Saturday, September 27, 2014

Huntsville, Missouri

Even before I reached Springfield and its several Bible colleges, I knew I was in the Bible Belt.  Churches old and new, many with catchy sermon titles and other promotions vying for attention, dotted the road.  One had a large "Skeptics Wanted" banner out front. Another, calling itself the Church of Living Water, advertised "relationships, not tradition."

Besides their entertainment value, the churches also provide a last resort as a place to camp.  They are  often off on their own and have no one around, a perfect place to pitch a tent, as I did on the outskirts of Sedalia.  The town was a little bigger than I thought.  I didn't have enough light to get beyond its outskirts after arriving just in time to photograph its stunning White House of a Carnegie in the waning light.

It was easily the most spectacular building in another town in serious decline, the all too common plight of small town America. A sign along the highway skirting the town pointed towards its "historic downtown."  All too often the word "historic" used in this context means "forsaken" or "derelict."  I didn't notice a Walmart here to blame for all the closed down businesses and dilapidated buildings.  Amazon and the Internet share the lion's share here.  The highways are full of a continual stream of UPS and Fedex trucks making deliveries.

About the only businesses that remain are barber shops and beauty salons and Dollar stores and banks and tattoo parlors and liquor stores and resale stores and maybe a pawn shop and an occasional oddity, such as the tanning salon in Warsaw, Missouri aptly called The Fakery.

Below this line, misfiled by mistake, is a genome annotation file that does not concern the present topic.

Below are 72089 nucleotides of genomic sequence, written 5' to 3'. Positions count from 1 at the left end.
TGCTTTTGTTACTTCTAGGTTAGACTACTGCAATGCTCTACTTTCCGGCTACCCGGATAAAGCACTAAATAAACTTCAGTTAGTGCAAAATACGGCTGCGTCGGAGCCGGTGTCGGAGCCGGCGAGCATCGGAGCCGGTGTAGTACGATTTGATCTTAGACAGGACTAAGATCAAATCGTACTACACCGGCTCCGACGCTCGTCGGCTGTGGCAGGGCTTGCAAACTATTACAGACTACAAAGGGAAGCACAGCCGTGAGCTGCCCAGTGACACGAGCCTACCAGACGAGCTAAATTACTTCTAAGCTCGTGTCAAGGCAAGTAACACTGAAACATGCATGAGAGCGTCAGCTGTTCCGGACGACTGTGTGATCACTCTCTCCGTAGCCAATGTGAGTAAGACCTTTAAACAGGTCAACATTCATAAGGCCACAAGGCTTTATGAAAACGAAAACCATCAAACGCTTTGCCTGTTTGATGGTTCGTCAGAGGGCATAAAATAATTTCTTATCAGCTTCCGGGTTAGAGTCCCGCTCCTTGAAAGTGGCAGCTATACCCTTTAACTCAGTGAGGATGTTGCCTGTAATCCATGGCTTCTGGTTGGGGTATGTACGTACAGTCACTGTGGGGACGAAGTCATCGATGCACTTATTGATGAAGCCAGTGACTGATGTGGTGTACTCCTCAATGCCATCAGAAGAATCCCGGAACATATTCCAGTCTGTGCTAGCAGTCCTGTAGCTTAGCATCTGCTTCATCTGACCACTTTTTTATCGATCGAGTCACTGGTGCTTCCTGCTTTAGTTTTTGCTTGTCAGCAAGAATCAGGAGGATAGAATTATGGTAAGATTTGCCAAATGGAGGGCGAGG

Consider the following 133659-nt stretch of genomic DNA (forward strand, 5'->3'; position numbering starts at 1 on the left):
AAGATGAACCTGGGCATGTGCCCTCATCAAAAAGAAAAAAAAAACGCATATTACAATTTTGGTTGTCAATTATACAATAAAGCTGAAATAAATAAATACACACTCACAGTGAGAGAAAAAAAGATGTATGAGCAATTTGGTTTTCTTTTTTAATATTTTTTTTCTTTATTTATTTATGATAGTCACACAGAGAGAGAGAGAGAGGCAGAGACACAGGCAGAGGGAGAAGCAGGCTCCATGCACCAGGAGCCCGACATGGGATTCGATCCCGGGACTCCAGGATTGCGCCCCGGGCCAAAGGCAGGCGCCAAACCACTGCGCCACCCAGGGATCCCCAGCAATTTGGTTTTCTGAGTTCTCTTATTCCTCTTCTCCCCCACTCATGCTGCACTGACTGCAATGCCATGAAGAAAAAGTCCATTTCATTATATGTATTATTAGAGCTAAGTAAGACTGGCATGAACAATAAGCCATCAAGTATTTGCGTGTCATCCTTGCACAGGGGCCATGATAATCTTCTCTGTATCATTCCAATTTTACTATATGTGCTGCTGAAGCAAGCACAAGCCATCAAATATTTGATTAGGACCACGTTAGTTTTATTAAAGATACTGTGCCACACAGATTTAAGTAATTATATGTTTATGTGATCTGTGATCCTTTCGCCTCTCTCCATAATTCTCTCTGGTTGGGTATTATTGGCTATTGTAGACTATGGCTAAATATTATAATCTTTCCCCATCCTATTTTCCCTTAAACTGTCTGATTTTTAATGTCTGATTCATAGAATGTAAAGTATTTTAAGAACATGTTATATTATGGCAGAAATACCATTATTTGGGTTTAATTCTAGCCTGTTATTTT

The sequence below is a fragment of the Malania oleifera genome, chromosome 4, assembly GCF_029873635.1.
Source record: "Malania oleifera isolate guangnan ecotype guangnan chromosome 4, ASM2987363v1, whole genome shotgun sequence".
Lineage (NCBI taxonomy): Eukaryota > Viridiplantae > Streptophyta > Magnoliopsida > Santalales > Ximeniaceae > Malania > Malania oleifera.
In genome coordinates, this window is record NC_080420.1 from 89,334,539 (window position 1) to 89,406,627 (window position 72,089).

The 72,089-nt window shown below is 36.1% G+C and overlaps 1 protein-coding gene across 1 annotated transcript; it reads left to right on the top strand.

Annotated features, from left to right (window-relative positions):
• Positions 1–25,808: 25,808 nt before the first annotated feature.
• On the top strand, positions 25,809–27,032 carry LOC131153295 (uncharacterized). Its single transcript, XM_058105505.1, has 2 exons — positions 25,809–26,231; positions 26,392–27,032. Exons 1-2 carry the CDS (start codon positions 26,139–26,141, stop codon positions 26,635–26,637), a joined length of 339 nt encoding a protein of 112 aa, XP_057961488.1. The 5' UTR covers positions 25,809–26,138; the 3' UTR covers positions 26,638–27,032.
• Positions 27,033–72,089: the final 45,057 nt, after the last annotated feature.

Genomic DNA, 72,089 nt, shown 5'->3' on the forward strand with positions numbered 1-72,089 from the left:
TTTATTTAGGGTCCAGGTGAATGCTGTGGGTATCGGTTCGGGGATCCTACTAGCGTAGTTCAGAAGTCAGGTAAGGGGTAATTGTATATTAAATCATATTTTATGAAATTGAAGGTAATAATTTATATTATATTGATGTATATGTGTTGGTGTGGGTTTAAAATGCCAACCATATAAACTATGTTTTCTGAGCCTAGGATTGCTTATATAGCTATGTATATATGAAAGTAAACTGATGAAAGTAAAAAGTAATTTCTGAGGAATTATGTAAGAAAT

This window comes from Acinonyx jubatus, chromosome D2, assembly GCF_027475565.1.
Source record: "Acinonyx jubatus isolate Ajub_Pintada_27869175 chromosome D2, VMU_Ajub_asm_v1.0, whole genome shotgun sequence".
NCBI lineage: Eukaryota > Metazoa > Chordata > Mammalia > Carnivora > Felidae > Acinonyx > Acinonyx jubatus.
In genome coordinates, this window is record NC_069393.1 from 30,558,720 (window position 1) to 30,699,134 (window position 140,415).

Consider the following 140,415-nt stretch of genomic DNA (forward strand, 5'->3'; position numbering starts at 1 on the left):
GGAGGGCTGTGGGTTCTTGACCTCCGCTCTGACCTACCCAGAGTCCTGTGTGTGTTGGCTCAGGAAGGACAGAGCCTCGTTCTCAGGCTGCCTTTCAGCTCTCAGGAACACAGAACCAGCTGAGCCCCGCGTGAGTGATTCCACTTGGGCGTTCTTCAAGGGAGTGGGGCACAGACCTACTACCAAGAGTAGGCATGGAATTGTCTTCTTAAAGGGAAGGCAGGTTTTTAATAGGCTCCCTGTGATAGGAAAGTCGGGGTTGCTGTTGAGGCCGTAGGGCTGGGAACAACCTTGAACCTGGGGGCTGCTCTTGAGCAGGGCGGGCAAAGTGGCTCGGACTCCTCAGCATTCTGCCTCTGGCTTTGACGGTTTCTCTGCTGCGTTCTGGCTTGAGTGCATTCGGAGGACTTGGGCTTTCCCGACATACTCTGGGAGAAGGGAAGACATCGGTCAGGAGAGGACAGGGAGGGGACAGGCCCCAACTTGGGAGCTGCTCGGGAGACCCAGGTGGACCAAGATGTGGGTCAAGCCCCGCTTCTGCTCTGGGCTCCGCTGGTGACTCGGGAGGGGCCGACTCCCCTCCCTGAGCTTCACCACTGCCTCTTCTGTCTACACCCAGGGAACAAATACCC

My route north from Springfield took me over the Missouri River and its neighboring Lewis and Clark Trail.  On the way I passed through Bolivar.  Its Carnegie now housed the Polk County Genealogical Society. It faced the town's central plaza.

The Carnegie in Fayette still served as the town library.

A sign in front proclaimed the good fortune of Fayette being just one of thirty-three towns in Missouri to have a Carnegie.  It was a thousand short though on the number of libraries Carnegie funded around the world.

As with Fayette and Sedalia, I had to detour from the highway to go to Huntsville and its Carnegie, another dandy that still functioned as it was intended.

I pitied the towns I passed through that hadn't taken advantage of the Carnegie offer.  They too could have had a distinguished library rather than the plain and dumpy buildings that presently serve the purpose.  It wasn't as if Carnegie exhausted his funds.  He wanted to give away his entire fortune for the construction of libraries, but didn't even exhaust half of it.

1 comment:

dworker said...

r33Great to read these, George. Now, some of my students are reading them too.